The Nationals have made a handful of roster moves on Tuesday, Chelsea Janes of the Washington Post reports. Most notably, reliever Ryan Madson has been placed on the 10-day disabled list due to a back injury. The Nationals also optioned reliever Sammy Solis to Triple-A Syracuse. Trevor Gott and Tim Collins have been recalled from Syracuse, and Erick Fedde has been moved to the 60-day disabled list.
Madson, 37, has had a forgettable year. He owns a 5.19 ERA with a 40/15 K/BB ratio in 43 1/3 innings. He was on the hook for all four runs that scored on David Bote‘s walk-off grand slam on Sunday. Madson apparently aggravated his back injury during that appearance.
Fedde, 25, has been dealing with inflammation in his right shoulder since early July. He will likely rejoin the team when rosters expand on September 1.
Solis, 30, has struggled to a 5.24 ERA with 37 strikeouts and 15 walks in 34 1/3 innings this season.
Gott, 25, has pitched 16 1/3 innings in the majors this year, accruing a 4.96 ERA with 12 strikeouts and eight walks.
Collins, 28, has 13 innings in the big leagues and has posted a 2.77 ERA with eight striekouts and six walks.
The Padres fired manager Andy Green on Saturday, per an official team release. Bench coach Rod Barajas will step into the position for the remaining eight games of the 2019 season.
Executive Vice President and GM A.J. Preller gave a statement in the wake of Green’s dismissal:
I want to thank Andy for his tireless work and dedication to the Padres over the last four seasons. This was an incredibly difficult decision, but one we felt was necessary at this time to take our organization to the next level and expedite the process of bringing a championship to San Diego. Our search for a new manager will begin immediately.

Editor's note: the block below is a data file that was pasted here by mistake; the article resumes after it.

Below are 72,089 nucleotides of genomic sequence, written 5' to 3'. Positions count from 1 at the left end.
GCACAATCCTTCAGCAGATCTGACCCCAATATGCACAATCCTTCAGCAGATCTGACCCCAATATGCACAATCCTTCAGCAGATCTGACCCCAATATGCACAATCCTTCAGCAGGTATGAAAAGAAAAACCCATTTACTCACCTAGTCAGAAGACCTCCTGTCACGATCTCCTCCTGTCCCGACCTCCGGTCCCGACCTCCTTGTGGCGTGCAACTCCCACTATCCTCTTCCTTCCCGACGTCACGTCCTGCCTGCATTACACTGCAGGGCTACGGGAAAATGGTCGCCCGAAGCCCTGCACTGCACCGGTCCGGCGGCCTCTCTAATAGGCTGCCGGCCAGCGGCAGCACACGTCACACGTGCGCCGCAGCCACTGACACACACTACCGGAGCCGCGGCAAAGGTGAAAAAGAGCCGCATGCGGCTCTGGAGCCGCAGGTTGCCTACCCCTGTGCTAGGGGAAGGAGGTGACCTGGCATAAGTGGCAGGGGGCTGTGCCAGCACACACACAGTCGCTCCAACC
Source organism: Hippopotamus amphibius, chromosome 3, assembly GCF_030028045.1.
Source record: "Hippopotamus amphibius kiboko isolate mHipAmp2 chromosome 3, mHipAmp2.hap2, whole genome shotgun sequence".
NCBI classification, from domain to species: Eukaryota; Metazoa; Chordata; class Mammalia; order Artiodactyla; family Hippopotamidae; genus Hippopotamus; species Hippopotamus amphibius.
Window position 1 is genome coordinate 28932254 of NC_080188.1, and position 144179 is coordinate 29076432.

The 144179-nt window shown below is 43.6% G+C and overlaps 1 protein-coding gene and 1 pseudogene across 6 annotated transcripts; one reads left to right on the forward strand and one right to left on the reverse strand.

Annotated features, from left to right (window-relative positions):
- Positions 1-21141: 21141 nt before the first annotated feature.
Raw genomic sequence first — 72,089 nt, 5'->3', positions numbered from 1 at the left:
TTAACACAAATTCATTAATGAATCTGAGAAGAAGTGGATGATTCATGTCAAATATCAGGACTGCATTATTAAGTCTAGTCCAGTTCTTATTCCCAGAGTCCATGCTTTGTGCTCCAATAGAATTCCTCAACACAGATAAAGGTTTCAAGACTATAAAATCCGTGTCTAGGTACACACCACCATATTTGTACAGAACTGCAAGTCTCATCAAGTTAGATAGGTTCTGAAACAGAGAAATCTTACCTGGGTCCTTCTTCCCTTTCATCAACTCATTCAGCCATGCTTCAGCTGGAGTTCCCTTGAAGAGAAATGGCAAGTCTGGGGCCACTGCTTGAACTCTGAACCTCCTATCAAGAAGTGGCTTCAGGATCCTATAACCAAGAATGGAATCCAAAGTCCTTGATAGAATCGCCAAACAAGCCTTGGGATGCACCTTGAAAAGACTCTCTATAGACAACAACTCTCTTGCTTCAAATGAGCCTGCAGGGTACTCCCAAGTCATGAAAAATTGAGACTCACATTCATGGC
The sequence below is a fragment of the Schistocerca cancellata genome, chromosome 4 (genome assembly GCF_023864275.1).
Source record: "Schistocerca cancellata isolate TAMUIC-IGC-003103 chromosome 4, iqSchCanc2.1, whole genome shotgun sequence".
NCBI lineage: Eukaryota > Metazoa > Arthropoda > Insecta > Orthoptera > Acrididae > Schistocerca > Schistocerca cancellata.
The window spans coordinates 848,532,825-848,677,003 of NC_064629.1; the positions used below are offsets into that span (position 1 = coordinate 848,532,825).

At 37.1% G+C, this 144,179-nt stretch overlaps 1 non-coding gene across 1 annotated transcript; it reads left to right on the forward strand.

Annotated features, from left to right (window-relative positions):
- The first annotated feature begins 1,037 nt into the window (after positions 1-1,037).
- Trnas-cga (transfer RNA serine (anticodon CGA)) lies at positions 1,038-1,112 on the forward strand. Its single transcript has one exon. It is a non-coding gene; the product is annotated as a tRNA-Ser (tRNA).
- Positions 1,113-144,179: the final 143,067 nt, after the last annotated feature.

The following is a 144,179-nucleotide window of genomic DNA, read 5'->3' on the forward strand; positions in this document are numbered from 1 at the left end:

In additional comments made to reporters, Preller added that the decision had not been made based on the Padres’ current win-loss record (a fourth-place 69-85 in the NL West), but rather on the lack of response coming from the team.
“Looking at the performance, looking at it from an improvement standing, we haven’t seen the team respond in the last few months,” Preller said. “When you get to the point where you’re questioning where things are headed … we have to make that call.”
Since his hiring in October 2015, Green has faced considerable challenges on the Padres’ long and winding path to postseason contention. He shepherded San Diego through four consecutive losing seasons, drawing a career 274-366 record as the club extended their streak to 13 seasons without a playoff appearance. And, despite some definite strides in the right direction — including an eight-year, $144 million pact with Eric Hosmer, a 10-year, $300 million pact with superstar Manny Machado, and the development of top prospect Fernando Tatís Jr. — lingering injuries and inexplicable slumps from key players stalled the rebuild longer than the Padres would have liked.
For now, they’ll prepare to roll the dice with a new skipper in 2020, though any potential candidates have yet to be identified for the role. It won’t come cheap, either, as Green inked a four-year extension back in 2017 — one that should have seen him through the team’s 2021 campaign.